Paul Bond and I are rolling again with the Mario Bava film festival. This week we discussed Bava’s only foray into science fiction: Planet of the Vampires (1965). If nothing else, watch this film for the first 18 minutes of leather-clad, gravitationally challenged, analog scifi magic. I have a soft spot in my heart for this film because it’s my first exposure to Bava. I picked this film up in the mid-90s on a lark at a variety store in Borough Park, Brooklyn. After watching the first 18 minutes when the groovily-outfitted crew gets pulled onto the mysterious planet I was sold. I loved the offbeat pacing and analog scifi aesthetic. I mean check out this control panel, it could be something from a 1960s VW bug:
This discussion went smoothly, and we’re starting to dig deeper into to some of the larger themes that recur in Bava’s films thanks to Paul. What’s more, it’s hard to resist the similarities between POTV and Ridley Scott’s Alien (1979) as well as John Carpenter’s The Thing (1982), and we covered this at some length. This was a fun discussion, and I think we got the hang of using Google Hangouts to share our screen, play scenes, and generally share the media we are talking about. And while the quality of the final video is pretty rough, I find it hard to argue with how easy it is do something like this with no overhead.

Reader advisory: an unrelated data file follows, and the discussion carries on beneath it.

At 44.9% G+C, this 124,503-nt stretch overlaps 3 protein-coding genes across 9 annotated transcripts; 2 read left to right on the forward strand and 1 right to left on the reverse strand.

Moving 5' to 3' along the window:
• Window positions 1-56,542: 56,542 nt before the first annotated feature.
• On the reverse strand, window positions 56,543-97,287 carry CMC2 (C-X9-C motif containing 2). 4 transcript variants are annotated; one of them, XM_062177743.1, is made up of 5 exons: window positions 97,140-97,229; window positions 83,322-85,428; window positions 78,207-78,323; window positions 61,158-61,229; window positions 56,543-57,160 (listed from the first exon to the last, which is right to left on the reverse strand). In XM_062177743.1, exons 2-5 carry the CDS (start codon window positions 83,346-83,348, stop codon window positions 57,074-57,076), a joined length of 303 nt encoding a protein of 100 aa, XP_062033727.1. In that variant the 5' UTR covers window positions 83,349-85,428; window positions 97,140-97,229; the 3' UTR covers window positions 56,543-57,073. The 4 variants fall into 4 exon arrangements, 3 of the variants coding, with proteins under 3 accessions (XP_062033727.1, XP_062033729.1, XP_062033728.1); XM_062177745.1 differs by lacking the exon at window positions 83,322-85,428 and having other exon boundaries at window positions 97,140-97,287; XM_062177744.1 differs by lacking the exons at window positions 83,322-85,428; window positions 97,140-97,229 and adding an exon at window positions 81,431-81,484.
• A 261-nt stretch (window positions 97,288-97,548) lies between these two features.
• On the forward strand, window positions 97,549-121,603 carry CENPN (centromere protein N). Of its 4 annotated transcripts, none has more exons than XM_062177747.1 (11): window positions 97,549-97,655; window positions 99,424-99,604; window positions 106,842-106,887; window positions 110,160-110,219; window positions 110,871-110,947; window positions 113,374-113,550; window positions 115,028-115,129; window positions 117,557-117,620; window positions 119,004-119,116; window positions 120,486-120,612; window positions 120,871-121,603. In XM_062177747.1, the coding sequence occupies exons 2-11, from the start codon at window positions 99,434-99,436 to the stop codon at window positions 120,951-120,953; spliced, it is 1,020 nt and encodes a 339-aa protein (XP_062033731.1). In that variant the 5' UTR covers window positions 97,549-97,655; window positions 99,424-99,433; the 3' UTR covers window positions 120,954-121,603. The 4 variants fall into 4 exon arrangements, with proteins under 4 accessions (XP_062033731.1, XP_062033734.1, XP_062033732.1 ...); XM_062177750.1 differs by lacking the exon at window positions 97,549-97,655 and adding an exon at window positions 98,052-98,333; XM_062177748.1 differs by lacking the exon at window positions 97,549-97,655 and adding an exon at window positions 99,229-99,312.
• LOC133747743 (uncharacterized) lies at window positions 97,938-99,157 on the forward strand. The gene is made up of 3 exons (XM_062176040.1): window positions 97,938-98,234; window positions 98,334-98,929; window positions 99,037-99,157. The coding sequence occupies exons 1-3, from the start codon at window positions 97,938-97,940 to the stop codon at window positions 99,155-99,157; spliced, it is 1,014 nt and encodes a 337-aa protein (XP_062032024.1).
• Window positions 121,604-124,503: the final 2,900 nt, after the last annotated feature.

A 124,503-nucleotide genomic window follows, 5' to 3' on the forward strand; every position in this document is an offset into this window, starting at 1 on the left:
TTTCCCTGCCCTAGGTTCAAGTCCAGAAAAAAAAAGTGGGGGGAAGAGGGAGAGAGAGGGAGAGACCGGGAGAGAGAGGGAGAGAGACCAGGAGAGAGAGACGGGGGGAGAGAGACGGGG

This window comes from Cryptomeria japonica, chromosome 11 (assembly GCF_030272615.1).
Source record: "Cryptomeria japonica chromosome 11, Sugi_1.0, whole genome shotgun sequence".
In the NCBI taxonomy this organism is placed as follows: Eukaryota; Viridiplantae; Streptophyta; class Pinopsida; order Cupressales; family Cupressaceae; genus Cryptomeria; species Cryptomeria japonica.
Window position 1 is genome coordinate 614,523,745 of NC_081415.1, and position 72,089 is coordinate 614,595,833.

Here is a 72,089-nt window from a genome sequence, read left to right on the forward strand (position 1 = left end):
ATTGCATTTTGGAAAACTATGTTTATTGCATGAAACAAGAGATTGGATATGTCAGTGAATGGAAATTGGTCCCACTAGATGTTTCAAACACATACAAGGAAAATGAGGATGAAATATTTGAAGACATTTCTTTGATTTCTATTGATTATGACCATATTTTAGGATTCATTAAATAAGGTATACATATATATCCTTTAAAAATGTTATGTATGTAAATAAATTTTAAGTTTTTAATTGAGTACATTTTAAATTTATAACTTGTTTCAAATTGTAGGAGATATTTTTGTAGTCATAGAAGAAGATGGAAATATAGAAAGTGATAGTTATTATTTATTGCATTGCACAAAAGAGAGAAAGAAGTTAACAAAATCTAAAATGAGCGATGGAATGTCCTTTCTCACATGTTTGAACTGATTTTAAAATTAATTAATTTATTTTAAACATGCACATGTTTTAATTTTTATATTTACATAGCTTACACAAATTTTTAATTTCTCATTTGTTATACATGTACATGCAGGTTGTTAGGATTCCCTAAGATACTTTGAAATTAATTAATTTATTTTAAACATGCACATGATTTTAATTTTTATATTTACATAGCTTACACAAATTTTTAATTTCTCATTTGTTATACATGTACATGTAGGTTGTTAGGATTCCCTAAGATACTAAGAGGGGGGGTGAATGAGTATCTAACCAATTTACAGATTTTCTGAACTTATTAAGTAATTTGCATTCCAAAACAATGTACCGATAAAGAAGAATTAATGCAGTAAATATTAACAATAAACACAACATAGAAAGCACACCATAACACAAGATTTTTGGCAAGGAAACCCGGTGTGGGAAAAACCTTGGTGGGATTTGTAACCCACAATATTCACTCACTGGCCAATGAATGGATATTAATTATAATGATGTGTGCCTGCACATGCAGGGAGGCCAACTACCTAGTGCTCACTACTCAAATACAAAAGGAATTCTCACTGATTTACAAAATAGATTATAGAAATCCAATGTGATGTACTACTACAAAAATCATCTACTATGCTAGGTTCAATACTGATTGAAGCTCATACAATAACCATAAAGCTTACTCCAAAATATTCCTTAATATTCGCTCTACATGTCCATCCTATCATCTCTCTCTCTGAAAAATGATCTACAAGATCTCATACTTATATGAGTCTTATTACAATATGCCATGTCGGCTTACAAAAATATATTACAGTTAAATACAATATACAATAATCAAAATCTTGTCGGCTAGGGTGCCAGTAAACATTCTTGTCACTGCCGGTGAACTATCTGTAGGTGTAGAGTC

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It’s a beautiful, inspired, utterly mad film. I can’t see enough of it.
I do wish, though, that I could recapture the feelings of dread and gut-churning horror which swept over me when I first saw it around age 7 or so. Something about the dead rising in those goofy plastic sheets wasn’t silly, but cthonic.
I have to agree, the plastic bags around the corpse is definitely horrific, but having seen this in my mid 20s for the first time I was already innured by Michael Rooker in Henry: Portrait of a Serial Killer. 🙂
Ah yes. I also saw Henry in my 20s, and recommended it as a date movie.
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